If the tenant seeks redress through the courts, this does not stop their local authority from using its enforcement powers. Local authorities have a range of powers which allow them to tackle poor and illegal practices by landlords and letting agents, including when landlords do not carry out necessary works that have been brought to their attention.
What are the criteria for ‘Fitness for Human Habitation’?
The courts will decide whether a property is fit for human habitation by considering the matters set out in section 10 of the Landlord and Tenant Act 1985. These are whether:
- the building has been neglected and is in a bad condition
- the building is unstable
- there’s a serious problem with damp
- it has an unsafe layout
- there’s not enough natural light
- there’s not enough ventilation
- there is a problem with the supply of hot and cold water
- there are problems with the drainage or the lavatories
- it’s difficult to prepare and cook food or wash up
- or any of the 29 hazards set out in the Housing Health and Safety (England) Regulations 2005
It is for the courts to decide whether the dwelling is fit for human habitation. A Housing Health and Safety Rating System (HHSRS) assessment is not necessary. However, a landlord might choose to carry out an assessment if they want to establish whether a serious health and safety hazard is present.
The court may also make a decision on unfitness without expert advice. For example, if there were no plumbed sanitary conveniences in the property an expert opinion would not be necessary as the property would evidently be unfit.
How long do I have to fix the problem?
The landlord is considered responsible from when he or she is made aware of the hazard by the tenant. However, any hazard located in common parts of a block of flats or a House in Multiple Occupation (HMO) would make the landlord immediately liable.
The landlord will then have a reasonable amount of time to deal with this hazard, which will depend on the circumstances. Once the landlord has been made aware of a hazard, and is not actively attempting to remedy this hazard, the tenant would be able to take their landlord to court. It is for the court to decide whether the landlord dealt with the hazard in a reasonable time.
Landlords should therefore rectify any damages that they are responsible for as soon as possible. If a tenant tells you about a problem that is in a common part of a building, then you are strongly advised to bring it to the freeholder’s attention as soon as possible.
What happens if my tenant will not let me in?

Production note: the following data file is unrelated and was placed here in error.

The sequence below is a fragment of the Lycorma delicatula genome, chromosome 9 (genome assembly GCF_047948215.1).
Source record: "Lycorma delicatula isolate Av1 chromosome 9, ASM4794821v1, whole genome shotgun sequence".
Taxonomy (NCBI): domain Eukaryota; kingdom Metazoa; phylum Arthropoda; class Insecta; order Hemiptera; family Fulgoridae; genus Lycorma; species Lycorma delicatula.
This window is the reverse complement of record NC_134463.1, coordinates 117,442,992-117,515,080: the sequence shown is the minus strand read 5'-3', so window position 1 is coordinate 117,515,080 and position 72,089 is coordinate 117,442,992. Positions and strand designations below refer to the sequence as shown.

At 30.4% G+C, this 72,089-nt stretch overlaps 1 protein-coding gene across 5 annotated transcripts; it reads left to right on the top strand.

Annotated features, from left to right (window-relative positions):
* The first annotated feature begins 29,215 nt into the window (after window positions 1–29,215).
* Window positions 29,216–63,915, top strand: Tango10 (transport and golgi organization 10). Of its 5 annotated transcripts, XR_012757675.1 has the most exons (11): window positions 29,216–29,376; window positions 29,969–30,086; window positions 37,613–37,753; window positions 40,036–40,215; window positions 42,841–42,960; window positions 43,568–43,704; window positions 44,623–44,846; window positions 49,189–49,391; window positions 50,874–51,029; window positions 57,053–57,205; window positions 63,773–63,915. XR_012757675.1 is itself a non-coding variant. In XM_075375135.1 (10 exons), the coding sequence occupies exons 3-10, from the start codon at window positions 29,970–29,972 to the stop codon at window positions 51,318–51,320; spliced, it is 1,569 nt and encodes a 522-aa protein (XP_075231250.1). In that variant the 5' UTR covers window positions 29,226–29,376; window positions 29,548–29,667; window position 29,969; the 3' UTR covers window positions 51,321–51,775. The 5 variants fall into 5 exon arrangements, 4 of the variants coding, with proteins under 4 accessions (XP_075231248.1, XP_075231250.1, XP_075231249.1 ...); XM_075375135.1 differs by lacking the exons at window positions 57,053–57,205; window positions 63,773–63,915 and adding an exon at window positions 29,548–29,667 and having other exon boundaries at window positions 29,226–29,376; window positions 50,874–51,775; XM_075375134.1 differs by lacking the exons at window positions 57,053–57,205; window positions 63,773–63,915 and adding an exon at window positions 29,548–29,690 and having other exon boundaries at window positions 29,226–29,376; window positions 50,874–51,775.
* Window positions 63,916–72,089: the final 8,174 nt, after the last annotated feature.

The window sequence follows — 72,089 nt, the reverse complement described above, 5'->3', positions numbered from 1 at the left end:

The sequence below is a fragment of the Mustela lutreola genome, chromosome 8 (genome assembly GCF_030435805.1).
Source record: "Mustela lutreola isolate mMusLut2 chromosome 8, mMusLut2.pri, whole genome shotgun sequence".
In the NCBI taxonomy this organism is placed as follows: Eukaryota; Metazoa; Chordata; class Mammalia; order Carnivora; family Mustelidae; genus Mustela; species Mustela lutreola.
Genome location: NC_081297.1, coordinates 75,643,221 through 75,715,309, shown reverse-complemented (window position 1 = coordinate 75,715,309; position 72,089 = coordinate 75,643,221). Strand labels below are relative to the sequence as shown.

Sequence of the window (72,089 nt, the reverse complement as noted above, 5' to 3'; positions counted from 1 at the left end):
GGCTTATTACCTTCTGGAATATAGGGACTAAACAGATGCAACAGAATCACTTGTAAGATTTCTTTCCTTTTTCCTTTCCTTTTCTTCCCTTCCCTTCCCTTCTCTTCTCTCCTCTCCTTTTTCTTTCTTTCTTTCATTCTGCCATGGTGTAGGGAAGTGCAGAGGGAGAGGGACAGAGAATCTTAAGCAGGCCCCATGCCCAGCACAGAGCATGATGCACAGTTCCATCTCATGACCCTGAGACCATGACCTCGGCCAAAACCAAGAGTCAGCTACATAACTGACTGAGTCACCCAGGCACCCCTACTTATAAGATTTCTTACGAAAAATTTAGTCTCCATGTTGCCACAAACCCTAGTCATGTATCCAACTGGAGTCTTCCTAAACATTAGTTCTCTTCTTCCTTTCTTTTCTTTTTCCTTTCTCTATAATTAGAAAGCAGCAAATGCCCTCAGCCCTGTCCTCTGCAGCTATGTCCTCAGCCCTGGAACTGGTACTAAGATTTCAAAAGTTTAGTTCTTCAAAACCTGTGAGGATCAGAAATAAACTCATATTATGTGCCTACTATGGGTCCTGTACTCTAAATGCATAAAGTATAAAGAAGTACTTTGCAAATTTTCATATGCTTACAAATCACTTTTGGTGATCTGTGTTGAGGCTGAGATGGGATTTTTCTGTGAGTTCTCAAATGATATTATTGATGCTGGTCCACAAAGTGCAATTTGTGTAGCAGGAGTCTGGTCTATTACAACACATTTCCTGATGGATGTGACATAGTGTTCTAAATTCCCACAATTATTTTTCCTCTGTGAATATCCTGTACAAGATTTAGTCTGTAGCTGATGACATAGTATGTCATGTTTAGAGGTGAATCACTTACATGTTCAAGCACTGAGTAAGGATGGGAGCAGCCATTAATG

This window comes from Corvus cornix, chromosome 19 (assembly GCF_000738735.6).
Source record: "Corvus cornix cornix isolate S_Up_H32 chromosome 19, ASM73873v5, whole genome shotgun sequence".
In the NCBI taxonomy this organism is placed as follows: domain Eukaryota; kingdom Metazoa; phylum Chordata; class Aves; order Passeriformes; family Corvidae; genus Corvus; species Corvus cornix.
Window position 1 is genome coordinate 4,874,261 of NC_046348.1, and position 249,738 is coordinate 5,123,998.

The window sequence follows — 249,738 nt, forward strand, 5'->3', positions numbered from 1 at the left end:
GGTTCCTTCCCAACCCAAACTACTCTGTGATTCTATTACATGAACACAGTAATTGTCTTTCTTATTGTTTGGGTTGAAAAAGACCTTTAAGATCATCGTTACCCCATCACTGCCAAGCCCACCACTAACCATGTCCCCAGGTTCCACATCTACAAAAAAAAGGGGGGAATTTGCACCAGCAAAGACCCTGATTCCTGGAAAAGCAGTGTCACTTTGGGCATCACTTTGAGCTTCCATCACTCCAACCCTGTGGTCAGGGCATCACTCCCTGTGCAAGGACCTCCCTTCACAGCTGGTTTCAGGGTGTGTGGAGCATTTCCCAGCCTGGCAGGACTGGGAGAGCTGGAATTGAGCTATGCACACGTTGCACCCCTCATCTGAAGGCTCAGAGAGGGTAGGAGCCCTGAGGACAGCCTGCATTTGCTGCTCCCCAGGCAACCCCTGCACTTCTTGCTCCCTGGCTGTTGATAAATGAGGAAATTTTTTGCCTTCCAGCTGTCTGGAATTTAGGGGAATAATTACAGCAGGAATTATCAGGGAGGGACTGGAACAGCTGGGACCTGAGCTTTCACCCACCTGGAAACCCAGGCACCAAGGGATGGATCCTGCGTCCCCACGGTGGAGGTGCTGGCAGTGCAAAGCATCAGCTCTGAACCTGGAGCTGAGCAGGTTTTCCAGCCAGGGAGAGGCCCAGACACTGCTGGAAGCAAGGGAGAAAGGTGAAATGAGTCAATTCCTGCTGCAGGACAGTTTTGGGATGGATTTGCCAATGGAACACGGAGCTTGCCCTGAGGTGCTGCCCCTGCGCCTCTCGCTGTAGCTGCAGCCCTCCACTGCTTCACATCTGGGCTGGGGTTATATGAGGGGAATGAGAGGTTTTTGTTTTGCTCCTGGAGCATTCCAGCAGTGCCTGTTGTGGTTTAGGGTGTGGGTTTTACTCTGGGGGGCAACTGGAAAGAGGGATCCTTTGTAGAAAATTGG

In the case of repairing a property to make it fit for habitation, the landlord should give at least 24 hours’ written notice to the tenants and the visit should be within ‘reasonable’ hours. For most people, this means not too late at night, and not too early in the morning but it may also depend on other factors that are unique to the tenant, for example caring responsibilities.
In an emergency the landlord may be entitled to enter the property on shorter notice. If their tenant will not give them access, landlords should seek legal advice and keep a record of all attempts they have made to contact the tenant.
Penalties: what happens if I do not comply?
If the courts find that a property is not fit for human habitation, then they may require one or both of the following:
- compulsory improvement to the condition of the property
- compensation to the tenant
Currently there are no specified limits on the level of compensation that can be awarded, and this is at the discretion of the judge having considered the evidence.
Factors which will be taken into account include the perceived harm that has been inflicted on the tenant, the longevity of the issue and the severity of the unfitness in the dwelling. You may also be ordered to pay the tenant’s legal costs.
Local authorities’ powers and ‘retaliatory eviction’
As set out above, local authorities will still be able to use their enforcement powers if a tenant in the private rented sector seeks redress under the Act.
A landlord cannot serve a section 21 ‘no fault’ eviction notice to a tenant with an assured shorthold tenancy unless they have complied with certain legal responsibilities.
What will happen if I win?
If you do win the case in court, your tenant might have to pay some costs. For more information please contact Davisons in the first instance to obtain advice.